When heavy rains follow wildfire, the results can be deadly. According to the U.S. Geological Survey, after a wildfire “even modest rainstorms can produce dangerous flash floods and debris flows.” Multiple fire-related factors can contribute to mudslides. The most obvious is the tendency of wildfires to damage vegetation and root systems, which hold soil in place and provide barriers to mudslides and flooding. Hillsides denuded of vegetation are far more susceptible to mudslides during a storm.
The interplay of fire and weather has crucial implications in the context of first party property insurance, where causation determines coverage. Most property policies exclude damage caused by earth movement and water damage and, as a result, policyholders who suffer damage from mudslides are almost guaranteed to have their claims denied. But policyholders, particularly in western states, should not be afraid to push back on a denial if the mudslide occurs in an area previously damaged by fire.
and David Smith
Self-driving cars are coming. In fact, Tesla Model S owners woke up on the morning of October 15, 2015 to discover that a software download to the cars has made them capable of steering and changing lanes at high speed, slowing and stopping, and self-parking, in “Autopilot” mode. The future is now, and self-driving cars bring with them a host of unanswered questions relating to safety, liability, and the insurance for protecting against liability.
Over the next few months we’re going to produce a series of articles looking at issues affecting insurance raised by autonomous vehicles, and how those issues may develop and change as the degree of autonomy – and the number and types of autonomous vehicles on the roads – grows. For many years the insurance industry has been a prime mover in the field of vehicle safety. One of the main concepts behind the drive to develop autonomous vehicles is to reduce crashes, particularly ones that result in serious injury. 95% of fatalities from car crashes result from human error. How will the insurance industry keep up, and how will it adapt to the changing scenarios?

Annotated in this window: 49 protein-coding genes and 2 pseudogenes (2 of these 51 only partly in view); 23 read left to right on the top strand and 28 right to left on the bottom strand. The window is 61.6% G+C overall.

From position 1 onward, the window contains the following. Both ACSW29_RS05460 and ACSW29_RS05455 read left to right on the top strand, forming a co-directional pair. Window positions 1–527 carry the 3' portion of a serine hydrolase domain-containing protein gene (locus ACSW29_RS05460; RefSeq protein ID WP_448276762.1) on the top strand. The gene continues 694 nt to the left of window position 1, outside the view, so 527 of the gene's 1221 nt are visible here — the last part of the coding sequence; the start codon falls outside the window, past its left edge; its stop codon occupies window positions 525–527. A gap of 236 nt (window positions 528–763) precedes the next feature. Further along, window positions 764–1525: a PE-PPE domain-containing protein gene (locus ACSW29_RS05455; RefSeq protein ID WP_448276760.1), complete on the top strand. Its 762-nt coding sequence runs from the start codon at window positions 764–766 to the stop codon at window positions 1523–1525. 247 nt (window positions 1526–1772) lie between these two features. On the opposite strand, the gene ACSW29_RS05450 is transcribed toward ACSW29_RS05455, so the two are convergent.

by John Green
We encounter the following scenario from time to time: The defense counsel just scored a big victory, knocking out a key cause of action. The only problem is—the carrier now says that claim was the only covered cause of action, and since that claim has been dismissed, the insurer has no ongoing duty to defend. Can that be right?
The short answer is no. The duty to defend is based on the “potential” for coverage. That means that, if there is any “potential” that liability will ultimately be established on a covered ground, there is a duty to defend. For example, if an insured is sued for intentional battery, but could be found liable based on negligence, there is a potential the ultimate liability will be covered, and thus the insurer has a duty to defend.
by John Green
Several solar panel manufacturers and their distributors have been sued in class actions alleging that certain models of panels are defective and need to be replaced. Class actions can be very expensive to defend, and the ultimate liability can also be significant, depending on the number of panels at issue and the facts.
Fortunately, a manufacturer or distributor that is sued may have insurance to help defray these costs. As will be explained below, there are strong arguments that these claims are covered by general liability insurance (CGL), a type of policy purchased by virtually every business.
Read the full article on Solary Industry's website:
Claims For Defective Solar Panels Could Be Covered By General Liability Insurance
by John Green